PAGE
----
Hand Quilting:  Hand quilting means that the three layers of the quilt sandwich are stitched together BY HAND using a “continuous running stitch.” The photo below shows what hand quilting stitches look like.

Crosshatch.jpg

 

When you get an itch, scratch it!

You’ve all heard that old saying, “When you get an itch, scratch it!”  Well, I have an itch.  I just feel like making a scrappy quilt.  The color blue pops into my  mind… and one of my grandsons could use a new quilt.  So today I decided that the scrappy quilt itch needs scratched!

I thought for SURE I had a ton of blue fabric in my basement stash bin.  It turns out I don’t have as much as I thought!  I have about 3/4 of a bolt of solid blue fabric that dates back to the dawn of man (almost).  That will work as the back.  But I want the front to be scrappy, so I pulled out as many different blue fabrics as I could find that weren’t all flowery (remember, this is for a boy).  They are now in my washing machine.  I do need to get myself to a fabric store and buy several yards of plain white fabric, though.  I spotted this design on Pinterest, and it seems like a great way to use up some of what I have.  But you know, I will certainly also look for additional blue prints to add to the mix.  You know you would do the same, right?Fischers.Quilt.jpg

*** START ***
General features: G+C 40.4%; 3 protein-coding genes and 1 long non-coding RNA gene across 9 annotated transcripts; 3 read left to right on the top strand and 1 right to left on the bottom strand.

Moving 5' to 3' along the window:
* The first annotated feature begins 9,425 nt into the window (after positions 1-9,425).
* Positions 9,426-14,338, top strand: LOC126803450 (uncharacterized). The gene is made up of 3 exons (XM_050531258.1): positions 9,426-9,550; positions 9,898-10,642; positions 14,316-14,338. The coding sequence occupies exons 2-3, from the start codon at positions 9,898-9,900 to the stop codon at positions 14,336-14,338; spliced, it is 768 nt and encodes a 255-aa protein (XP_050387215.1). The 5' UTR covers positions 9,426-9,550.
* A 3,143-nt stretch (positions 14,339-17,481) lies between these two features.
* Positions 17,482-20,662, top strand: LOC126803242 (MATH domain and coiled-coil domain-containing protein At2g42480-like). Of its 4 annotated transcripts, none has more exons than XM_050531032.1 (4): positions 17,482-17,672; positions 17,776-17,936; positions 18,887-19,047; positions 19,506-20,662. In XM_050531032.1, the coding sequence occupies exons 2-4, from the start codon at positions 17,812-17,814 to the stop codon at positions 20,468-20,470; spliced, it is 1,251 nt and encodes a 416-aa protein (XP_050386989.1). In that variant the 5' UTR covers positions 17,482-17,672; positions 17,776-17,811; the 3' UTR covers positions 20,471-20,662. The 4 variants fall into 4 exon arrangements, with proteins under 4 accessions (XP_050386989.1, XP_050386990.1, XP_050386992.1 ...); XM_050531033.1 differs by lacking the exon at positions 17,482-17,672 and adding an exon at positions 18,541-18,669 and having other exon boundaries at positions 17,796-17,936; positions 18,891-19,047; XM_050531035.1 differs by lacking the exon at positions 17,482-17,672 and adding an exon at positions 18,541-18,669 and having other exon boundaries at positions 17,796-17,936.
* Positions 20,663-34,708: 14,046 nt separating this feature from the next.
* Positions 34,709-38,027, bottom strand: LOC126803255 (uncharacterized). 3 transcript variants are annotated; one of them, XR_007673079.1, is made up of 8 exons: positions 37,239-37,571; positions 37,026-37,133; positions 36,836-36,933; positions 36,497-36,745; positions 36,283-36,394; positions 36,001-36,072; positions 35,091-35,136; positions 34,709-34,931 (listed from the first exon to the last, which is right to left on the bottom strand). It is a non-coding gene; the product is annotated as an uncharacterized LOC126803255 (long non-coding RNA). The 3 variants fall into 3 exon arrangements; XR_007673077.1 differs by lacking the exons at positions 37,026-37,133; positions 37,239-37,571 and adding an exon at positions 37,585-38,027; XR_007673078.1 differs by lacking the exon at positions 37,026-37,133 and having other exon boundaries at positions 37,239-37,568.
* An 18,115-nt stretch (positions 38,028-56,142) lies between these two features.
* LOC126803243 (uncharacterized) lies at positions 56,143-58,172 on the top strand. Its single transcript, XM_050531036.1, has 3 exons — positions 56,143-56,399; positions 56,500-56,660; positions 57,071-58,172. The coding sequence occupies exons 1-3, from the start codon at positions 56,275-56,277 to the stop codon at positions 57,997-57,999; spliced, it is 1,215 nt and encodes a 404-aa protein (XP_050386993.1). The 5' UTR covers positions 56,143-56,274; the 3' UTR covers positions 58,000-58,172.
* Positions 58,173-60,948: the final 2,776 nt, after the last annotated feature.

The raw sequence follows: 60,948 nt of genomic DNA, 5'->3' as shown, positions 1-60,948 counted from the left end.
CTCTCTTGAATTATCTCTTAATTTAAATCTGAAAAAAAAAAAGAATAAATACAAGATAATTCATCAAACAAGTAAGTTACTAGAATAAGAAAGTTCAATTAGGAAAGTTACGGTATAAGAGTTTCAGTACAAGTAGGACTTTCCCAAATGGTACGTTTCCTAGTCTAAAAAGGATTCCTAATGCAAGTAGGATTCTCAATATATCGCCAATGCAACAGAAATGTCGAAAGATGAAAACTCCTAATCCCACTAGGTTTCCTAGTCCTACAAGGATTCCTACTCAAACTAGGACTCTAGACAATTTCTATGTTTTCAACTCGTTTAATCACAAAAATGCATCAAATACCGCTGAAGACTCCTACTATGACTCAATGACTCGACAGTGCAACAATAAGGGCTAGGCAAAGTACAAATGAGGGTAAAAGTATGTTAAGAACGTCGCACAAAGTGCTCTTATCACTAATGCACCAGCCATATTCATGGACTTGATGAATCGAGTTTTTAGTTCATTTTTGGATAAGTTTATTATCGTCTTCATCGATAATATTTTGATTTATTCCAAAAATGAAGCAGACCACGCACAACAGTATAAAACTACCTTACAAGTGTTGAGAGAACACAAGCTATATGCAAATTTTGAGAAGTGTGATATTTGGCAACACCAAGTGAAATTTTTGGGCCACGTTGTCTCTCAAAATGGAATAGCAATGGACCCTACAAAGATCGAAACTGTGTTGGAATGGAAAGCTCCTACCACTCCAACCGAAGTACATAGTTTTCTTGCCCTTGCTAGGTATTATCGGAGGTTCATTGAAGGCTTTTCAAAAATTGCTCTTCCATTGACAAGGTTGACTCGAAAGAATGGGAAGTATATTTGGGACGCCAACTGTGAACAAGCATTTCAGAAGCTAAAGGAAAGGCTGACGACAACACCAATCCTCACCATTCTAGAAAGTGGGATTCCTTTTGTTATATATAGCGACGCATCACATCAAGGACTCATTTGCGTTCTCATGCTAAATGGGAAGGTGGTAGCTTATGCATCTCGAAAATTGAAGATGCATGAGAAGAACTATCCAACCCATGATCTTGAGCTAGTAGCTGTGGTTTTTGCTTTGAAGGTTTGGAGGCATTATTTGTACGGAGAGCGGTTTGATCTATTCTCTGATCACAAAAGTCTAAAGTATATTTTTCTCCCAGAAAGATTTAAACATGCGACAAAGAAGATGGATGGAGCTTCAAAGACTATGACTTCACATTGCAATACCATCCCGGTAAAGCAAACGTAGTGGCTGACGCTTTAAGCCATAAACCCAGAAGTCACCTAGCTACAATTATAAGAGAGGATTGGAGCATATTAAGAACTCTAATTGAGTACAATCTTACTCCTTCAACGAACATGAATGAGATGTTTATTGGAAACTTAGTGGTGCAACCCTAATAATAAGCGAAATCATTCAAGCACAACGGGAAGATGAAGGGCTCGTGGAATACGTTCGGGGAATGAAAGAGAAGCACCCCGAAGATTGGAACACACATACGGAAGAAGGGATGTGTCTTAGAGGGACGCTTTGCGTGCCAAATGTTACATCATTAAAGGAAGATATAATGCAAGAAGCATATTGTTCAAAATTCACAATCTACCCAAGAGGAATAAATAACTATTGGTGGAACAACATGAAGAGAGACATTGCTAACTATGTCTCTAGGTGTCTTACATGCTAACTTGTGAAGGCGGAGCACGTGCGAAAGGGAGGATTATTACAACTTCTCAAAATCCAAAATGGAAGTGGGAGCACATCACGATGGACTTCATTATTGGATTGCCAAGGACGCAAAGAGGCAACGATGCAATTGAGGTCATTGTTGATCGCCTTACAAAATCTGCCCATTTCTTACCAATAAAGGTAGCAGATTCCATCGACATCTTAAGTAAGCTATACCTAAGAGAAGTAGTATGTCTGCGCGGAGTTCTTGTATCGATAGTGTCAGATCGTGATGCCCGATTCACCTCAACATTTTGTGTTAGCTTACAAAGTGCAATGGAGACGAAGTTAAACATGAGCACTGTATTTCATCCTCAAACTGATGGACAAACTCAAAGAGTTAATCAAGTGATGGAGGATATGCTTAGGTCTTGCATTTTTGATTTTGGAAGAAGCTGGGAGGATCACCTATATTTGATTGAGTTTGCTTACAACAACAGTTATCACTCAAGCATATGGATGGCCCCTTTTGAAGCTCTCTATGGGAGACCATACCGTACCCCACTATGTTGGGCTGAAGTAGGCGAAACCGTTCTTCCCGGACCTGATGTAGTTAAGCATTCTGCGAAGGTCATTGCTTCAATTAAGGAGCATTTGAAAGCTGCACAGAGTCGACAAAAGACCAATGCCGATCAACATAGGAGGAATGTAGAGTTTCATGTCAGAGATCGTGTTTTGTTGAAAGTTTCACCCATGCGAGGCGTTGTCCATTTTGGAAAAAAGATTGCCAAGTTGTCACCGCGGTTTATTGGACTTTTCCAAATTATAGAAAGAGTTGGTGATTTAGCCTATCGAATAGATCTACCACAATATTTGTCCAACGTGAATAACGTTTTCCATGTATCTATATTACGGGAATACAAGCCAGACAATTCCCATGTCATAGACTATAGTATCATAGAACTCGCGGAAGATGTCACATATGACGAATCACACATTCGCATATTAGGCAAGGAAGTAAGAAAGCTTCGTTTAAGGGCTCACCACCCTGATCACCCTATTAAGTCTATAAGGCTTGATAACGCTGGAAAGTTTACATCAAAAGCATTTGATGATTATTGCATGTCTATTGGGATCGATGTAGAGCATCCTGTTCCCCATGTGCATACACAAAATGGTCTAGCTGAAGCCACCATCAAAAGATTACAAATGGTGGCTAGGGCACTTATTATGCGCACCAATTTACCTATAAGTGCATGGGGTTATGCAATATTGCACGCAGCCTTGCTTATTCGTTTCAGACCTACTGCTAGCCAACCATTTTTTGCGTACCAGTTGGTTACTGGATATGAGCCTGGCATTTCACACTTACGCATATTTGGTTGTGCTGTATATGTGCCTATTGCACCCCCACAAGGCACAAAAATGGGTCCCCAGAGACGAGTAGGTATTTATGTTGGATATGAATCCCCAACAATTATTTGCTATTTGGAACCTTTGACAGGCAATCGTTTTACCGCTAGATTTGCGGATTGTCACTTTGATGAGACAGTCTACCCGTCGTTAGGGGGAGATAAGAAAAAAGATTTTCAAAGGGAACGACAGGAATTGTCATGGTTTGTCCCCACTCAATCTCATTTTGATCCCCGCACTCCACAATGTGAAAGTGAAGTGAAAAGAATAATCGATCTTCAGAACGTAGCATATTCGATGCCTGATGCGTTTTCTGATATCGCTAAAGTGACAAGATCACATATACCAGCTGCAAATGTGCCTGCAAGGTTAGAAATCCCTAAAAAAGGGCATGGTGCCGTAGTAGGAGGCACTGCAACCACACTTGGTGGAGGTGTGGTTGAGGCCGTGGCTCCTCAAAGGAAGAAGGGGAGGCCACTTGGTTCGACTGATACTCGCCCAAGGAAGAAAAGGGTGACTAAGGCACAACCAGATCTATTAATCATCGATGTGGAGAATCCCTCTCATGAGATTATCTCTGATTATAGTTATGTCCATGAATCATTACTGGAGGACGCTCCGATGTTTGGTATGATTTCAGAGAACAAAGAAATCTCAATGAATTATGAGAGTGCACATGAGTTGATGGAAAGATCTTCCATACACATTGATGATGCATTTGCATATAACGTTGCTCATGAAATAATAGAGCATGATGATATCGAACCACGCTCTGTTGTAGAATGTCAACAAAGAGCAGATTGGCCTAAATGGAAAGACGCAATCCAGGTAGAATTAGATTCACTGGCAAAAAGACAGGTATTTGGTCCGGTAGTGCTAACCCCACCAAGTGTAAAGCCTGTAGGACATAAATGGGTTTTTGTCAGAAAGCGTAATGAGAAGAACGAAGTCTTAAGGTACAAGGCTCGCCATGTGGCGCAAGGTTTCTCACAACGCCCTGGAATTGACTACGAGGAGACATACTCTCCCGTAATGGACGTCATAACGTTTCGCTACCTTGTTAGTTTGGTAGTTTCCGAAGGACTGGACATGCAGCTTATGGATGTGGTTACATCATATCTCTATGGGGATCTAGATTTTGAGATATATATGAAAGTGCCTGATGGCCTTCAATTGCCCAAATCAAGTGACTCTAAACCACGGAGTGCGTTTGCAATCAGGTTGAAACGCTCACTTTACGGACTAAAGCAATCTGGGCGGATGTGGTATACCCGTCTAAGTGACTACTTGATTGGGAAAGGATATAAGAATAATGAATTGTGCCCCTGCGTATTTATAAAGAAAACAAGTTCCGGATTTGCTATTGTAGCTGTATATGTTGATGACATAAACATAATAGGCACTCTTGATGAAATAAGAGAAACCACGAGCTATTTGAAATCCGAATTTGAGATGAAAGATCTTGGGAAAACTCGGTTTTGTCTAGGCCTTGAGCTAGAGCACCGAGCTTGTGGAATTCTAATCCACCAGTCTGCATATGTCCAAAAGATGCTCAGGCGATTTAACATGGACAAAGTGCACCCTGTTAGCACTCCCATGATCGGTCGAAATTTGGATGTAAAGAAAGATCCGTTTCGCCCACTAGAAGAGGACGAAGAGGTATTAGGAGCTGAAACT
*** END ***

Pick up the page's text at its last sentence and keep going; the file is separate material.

I’m not sure if my quilt will end up looking just like this one… I am still pondering that.  Time will tell.  I have a lot of ironing to do before I can use my fabric.  And I need to make the two templates.  I think I will hand piece the top, as it will give me something to do in the evening while watching television.

itch.scratch.jpg

Stay tuned for future updates!  And if you’re working on a scrappy quilt, why don’t you share it with others?  If you’re a member of the Celebrate Hand Quilting Group on Facebook, post your scrappy quilt-in-progress.  

 

How Do You Organize Your Fabrics?

We are all a little different… Some of us are totally unorganized, some of us are messy, many of us have good intentions but never seem to reach them… yes, all a little different.

In thinking ahead, within the next half-year or so, I will have a space in my home that will be dedicated to quilting, so I’m searching for that perfect plan that will keep me on-task and organized. So what do YOU do to keep yourself organized? Do you arrange your fabrics by color? Are they on shelves, in boxes, in bins, or in garbage bags spread throughout the area?storage.jpg

I’ve been all over Pinterest searching for the perfect plan. I have yet to decide. I kind of like this combination of a cutting and storage area, Saved from QuiltWoman.com.

What have YOU done? Leave a comment here on my blog and describe your sewing area. Let’s see if we can problem-solve this together!